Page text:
PL/SQL Block Structure

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1.PL/SQL is a block-structured language, meaning that programs can be divided into logical blocks. A PL/SQL block is comprised of up to three sections: declarative (optional), executable (required), and exception handling (optional). Only BEGIN and END keywords are required. You can declare variables locally to the block that uses them. Error conditions (known as exceptions) can be handled specifically within the block to which they apply. You can store and change values within a PL/SQL block by declaring and referencing variables and other identifiers.
Variables, cursors, user-defined exceptions
SQL statements
PL/SQL statements
Actions to perform. when
errors occur
2.Use of Variables
With PL/SQL you can declare variables then use them in SQL and procedural statements anywhere an expression can be used.
Temporary storage of data
        Data can be temporarily stored in one or more variables for use when validating data input for processing later in data flow process.
Manipulation of stored values
        Variables can be used for calculations and other data manipulations without accessing the database.
        Once declared, variables can be used repeatedly within an application simply by referencing them in other statements, including other declarative statements.
Ease of maintenance
        When using %TYPE and %ROWTYPE (more information on %ROWTYPE is covered in a subsequent lesson) you declare variables, basing the declarations on the definitions of database columns. PL/SQL variables or cursor variables previously declared within the current scope
may also use the %TYPE and %ROWTYPE attributes as datatype specifiers. If an underlying definition changes, the variable declaration changes accordingly at runtime. This provides data independence, reduces maintenance costs, and allows programs to adapt as the database changes
to meet new business needs.
3.Handling Variables in PL/SQL
Declare and initialize variables within the declaration section.
        You can declare variables in the declarative part of any PL/SQL block, subprogram, or package. Declarations allocate storage space for a value, specify its datatype, and name the storage location so that you can reference it. Declarations can also assign an initial value and impose the NOT NULL constraint.
Assign new values to variables within the executable section.
The existing value of the variable is replace with a new one.
Forward references are not allowed. You must declare a variable before referencing it in other statements, including other declarative statements.
Pass values into PL/SQL subprograms through parameters.
        There are three parameter modes, IN (the default), OUT, and IN OUT. You use the IN parameter to pass values to the subprogram being called. You use the OUT parameter to return values to the caller of a subprogram. And you use the IN OUT parameter to pass initial values to the subprogram being called and to return updated values to the caller. IN and OUT subprogram parameters are covered in the PL/SQL Program Units course.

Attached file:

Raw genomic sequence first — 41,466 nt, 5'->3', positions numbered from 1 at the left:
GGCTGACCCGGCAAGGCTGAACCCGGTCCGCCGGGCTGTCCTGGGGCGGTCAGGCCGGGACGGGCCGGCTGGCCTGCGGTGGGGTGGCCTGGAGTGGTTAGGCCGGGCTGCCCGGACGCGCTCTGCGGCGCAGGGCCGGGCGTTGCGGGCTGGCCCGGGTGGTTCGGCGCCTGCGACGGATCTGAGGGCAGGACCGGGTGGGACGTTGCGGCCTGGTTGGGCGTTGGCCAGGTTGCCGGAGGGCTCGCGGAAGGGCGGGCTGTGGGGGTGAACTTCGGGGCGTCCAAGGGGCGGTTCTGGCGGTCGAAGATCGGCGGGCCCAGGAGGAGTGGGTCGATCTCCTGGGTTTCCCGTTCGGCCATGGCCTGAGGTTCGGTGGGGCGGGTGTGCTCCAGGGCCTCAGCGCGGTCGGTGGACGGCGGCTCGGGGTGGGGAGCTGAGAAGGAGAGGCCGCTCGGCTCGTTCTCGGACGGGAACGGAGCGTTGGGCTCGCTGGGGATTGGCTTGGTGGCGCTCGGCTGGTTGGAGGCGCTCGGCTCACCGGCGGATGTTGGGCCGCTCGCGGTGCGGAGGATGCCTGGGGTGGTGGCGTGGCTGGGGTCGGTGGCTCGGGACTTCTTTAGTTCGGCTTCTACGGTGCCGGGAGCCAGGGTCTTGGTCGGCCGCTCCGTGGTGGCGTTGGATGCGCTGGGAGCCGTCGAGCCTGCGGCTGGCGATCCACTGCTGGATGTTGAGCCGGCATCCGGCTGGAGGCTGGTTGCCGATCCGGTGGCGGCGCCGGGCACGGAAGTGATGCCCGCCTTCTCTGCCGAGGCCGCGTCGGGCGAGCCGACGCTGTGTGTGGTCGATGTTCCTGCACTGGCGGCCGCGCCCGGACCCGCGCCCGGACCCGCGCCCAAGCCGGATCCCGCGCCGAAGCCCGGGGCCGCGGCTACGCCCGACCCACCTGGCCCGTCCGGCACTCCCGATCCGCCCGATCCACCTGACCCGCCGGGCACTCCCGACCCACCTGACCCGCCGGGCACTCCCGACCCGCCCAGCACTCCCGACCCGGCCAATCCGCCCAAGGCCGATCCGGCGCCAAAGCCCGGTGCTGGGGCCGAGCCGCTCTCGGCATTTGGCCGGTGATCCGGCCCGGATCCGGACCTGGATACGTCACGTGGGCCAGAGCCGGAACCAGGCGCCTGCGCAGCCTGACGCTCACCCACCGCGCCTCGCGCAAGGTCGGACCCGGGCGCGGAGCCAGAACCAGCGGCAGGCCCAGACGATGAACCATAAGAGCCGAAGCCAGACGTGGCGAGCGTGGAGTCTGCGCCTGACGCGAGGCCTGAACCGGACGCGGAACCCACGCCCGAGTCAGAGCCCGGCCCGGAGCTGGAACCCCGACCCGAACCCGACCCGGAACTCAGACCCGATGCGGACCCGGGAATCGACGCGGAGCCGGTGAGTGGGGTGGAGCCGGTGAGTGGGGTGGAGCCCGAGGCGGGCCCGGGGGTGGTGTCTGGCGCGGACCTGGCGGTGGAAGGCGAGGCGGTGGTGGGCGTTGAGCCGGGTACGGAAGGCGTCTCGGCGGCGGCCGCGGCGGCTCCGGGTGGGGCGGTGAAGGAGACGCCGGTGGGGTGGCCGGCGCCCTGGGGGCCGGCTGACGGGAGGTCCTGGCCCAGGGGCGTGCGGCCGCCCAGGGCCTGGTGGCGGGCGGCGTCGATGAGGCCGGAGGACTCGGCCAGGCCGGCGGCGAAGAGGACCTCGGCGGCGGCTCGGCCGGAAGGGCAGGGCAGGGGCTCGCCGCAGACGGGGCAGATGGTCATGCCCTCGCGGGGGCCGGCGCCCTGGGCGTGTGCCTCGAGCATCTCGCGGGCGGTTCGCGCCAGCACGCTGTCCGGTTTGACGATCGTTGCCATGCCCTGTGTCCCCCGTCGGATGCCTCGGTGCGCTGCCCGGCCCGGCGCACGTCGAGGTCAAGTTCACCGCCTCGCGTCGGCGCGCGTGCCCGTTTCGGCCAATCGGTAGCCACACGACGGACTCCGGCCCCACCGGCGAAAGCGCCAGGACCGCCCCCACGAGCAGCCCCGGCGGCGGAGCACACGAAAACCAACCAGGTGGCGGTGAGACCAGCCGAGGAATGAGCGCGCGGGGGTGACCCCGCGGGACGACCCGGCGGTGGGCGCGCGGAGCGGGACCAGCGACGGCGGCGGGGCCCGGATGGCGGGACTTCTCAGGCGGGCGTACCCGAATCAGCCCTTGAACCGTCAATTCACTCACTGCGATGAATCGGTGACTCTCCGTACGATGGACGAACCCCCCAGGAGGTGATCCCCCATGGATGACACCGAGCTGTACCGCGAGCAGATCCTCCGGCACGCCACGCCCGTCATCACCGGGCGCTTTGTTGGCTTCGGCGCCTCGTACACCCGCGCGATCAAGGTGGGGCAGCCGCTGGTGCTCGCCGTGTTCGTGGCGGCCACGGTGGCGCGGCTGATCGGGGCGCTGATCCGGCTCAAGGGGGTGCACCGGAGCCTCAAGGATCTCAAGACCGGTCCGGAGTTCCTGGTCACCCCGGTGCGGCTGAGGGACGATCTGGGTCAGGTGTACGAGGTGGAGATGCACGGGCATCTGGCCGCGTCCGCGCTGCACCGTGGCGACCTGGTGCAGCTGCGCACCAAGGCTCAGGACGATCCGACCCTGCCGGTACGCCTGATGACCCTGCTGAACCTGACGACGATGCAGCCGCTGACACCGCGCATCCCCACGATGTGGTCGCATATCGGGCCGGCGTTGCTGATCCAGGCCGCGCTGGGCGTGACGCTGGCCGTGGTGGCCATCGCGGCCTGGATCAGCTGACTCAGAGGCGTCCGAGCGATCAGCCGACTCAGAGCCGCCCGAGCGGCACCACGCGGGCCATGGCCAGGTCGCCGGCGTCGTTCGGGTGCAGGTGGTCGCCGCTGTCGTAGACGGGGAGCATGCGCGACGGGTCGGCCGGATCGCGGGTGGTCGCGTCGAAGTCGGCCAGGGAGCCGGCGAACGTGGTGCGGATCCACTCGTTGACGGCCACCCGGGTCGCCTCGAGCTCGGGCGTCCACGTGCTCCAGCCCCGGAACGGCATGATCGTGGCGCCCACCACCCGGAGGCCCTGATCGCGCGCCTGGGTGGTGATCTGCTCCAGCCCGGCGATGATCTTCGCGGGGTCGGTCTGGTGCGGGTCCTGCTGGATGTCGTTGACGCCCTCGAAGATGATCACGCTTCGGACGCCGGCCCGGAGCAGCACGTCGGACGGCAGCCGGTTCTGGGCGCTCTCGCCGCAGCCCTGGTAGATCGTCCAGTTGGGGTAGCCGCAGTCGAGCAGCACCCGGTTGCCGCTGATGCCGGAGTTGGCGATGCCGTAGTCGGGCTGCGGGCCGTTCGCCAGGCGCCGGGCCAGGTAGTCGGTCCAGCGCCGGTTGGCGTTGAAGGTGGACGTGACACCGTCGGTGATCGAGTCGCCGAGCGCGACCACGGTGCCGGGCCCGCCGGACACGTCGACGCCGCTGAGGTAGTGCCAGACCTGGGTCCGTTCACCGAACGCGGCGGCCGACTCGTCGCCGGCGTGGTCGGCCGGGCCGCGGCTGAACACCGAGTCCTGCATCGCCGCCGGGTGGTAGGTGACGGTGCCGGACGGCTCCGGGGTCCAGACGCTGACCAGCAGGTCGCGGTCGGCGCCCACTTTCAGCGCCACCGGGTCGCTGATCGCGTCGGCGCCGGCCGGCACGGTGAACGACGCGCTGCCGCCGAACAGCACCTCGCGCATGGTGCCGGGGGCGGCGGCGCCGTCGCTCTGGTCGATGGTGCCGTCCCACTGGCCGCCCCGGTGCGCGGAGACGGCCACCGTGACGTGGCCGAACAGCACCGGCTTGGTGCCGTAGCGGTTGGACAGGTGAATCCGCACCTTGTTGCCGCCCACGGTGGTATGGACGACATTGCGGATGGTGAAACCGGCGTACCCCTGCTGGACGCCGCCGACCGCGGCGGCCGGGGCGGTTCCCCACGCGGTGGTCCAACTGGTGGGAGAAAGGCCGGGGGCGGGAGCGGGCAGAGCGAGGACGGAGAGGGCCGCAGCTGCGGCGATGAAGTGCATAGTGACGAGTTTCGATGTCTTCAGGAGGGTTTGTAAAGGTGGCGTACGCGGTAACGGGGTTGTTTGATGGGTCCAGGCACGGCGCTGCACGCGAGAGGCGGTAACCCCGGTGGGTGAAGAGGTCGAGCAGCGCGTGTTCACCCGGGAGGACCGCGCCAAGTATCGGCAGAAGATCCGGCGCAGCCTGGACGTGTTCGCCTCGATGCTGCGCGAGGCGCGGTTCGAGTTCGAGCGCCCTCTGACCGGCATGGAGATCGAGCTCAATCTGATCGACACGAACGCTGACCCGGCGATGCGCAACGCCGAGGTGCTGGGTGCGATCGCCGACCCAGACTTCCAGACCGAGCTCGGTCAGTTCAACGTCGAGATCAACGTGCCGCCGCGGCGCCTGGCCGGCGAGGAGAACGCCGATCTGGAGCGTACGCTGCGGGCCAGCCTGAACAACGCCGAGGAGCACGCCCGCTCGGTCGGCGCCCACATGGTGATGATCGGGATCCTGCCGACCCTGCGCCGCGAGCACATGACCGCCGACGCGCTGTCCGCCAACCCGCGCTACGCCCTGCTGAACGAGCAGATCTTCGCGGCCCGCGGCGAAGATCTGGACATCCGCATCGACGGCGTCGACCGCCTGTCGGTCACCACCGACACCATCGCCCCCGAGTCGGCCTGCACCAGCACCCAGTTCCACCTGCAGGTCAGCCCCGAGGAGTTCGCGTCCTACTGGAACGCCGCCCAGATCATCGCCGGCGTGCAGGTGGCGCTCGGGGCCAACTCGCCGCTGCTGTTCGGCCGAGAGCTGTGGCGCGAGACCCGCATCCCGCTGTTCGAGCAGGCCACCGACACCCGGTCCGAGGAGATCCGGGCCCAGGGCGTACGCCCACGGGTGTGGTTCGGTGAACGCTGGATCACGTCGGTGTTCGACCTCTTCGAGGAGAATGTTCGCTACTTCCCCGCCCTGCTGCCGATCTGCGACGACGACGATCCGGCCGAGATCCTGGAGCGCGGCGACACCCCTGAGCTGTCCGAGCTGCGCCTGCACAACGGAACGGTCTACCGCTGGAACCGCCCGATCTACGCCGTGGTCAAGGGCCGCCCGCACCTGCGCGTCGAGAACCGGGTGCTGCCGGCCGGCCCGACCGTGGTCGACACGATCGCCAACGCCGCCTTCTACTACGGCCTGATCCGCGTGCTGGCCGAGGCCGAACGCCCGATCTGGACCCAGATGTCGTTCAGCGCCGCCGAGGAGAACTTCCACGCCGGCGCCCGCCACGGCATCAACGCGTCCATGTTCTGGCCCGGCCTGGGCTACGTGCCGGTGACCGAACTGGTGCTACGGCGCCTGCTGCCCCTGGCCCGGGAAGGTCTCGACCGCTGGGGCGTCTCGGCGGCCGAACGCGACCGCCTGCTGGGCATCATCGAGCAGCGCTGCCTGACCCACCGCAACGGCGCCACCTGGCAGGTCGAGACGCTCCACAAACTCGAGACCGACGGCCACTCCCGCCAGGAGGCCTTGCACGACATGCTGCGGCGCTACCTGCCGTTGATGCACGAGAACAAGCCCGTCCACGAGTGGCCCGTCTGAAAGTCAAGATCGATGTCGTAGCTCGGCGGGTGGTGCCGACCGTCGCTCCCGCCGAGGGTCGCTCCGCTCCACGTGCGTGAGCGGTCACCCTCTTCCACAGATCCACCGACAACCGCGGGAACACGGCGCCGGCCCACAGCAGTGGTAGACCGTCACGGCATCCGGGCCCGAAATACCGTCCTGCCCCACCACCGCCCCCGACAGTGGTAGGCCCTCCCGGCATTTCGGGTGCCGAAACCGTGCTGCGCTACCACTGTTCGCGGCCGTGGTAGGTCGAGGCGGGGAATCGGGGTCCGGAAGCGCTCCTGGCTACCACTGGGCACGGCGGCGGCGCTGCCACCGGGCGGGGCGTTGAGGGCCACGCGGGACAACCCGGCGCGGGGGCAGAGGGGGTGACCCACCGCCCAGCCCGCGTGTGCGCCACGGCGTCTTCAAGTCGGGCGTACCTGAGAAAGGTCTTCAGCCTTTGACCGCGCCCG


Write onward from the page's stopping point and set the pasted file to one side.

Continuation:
View the results from a PL/SQL block through output variables.
        You can use reference variables for input or output in SQL data manipulation statements.
4.Types of Variables
Examples of some of the different variable datatypes in the above illustration are as follows.
TRUE represents a Boolean value.
25-OCT-99 represents a DATE.
The photograph represents a BLOB.
The text of a speech represents a LONG RAW.
256120.08 represents a NUMBER datatype with precision
The movie represents a BFILE.
The city name represents a VARCHAR2.
          v_hiredate            DATE;          
  v_deptno                      NUMBER(2) NOT NULL := 10;
          v_location            VARCHAR2(13) := 'Atlanta';
  c_    comm                    CONSTANT NUMBER := 1400;
v_job                           VARCHAR2(9);
v_count                 BINARY_INTEGER := 0;
v_total_sal             NUMBER(9,2) := 0;
v_orderdate             DATE := SYSDATE + 7;
c_tax_rate              CONSTANT NUMBER(3,2) := 8.25;
v_valid                 BOOLEAN NOT NULL := TRUE;
6.The %TYPE attribute
Declare a variable according to:
A database column definition
Another previously declared variable
Prefix %TYPE with:
The database table and column
The previously declared variable name
  v_ename                                       emp.ename%TYPE;
  v_balance                                     NUMBER(7,2);
          v_min_balance                 v_balance%TYPE := 10;
7.Referencing Non-PL/SQL Variables
Store the annual salary into a SQL*Plus host variable
Reference non-PL/SQL variables as host variables.
Prefix the references with a colon (:).





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